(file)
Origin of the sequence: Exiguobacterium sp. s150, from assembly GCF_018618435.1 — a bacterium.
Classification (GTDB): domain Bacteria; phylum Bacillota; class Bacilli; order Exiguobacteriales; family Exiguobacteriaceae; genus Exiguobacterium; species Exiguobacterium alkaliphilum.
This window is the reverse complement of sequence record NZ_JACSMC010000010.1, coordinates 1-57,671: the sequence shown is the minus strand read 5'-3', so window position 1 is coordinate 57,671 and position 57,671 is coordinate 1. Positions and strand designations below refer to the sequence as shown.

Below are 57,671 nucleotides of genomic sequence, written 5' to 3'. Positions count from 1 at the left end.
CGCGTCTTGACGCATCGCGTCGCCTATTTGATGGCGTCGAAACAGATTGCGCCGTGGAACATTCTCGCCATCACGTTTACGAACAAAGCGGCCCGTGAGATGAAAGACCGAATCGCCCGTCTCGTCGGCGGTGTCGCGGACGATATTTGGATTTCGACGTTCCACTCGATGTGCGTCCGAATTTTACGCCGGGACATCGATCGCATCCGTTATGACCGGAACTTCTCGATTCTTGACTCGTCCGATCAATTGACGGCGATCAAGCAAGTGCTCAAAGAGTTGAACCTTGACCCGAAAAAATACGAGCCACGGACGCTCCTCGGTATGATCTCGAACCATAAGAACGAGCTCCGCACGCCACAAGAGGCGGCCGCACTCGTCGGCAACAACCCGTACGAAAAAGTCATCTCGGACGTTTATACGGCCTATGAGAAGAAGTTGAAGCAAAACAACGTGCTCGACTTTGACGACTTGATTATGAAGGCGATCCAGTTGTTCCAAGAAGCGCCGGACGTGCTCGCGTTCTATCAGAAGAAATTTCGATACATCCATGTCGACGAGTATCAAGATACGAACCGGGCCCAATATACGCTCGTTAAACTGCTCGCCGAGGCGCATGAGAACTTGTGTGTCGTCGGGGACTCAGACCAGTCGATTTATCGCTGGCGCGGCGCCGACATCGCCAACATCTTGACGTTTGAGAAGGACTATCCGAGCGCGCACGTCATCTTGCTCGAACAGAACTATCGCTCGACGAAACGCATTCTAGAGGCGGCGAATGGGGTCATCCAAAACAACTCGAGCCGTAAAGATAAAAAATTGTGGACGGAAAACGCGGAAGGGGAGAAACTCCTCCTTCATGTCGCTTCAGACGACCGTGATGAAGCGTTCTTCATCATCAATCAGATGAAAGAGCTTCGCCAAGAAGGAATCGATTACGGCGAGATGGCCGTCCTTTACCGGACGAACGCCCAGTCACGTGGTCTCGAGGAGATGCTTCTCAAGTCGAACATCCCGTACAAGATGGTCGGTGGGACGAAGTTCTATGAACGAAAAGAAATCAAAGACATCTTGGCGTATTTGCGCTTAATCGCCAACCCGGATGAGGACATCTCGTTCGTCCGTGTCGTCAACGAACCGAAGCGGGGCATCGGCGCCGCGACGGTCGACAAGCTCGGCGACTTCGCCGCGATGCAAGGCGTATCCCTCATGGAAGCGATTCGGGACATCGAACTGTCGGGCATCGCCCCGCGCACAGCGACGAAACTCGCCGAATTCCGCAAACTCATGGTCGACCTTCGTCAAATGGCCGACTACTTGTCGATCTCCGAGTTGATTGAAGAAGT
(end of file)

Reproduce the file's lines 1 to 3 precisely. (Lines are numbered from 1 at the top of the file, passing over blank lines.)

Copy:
Origin of the sequence: Exiguobacterium sp. s150, from assembly GCF_018618435.1 — a bacterium.
Classification (GTDB): domain Bacteria; phylum Bacillota; class Bacilli; order Exiguobacteriales; family Exiguobacteriaceae; genus Exiguobacterium; species Exiguobacterium alkaliphilum.
This window is the reverse complement of sequence record NZ_JACSMC010000010.1, coordinates 1-57,671: the sequence shown is the minus strand read 5'-3', so window position 1 is coordinate 57,671 and position 57,671 is coordinate 1. Positions and strand designations below refer to the sequence as shown.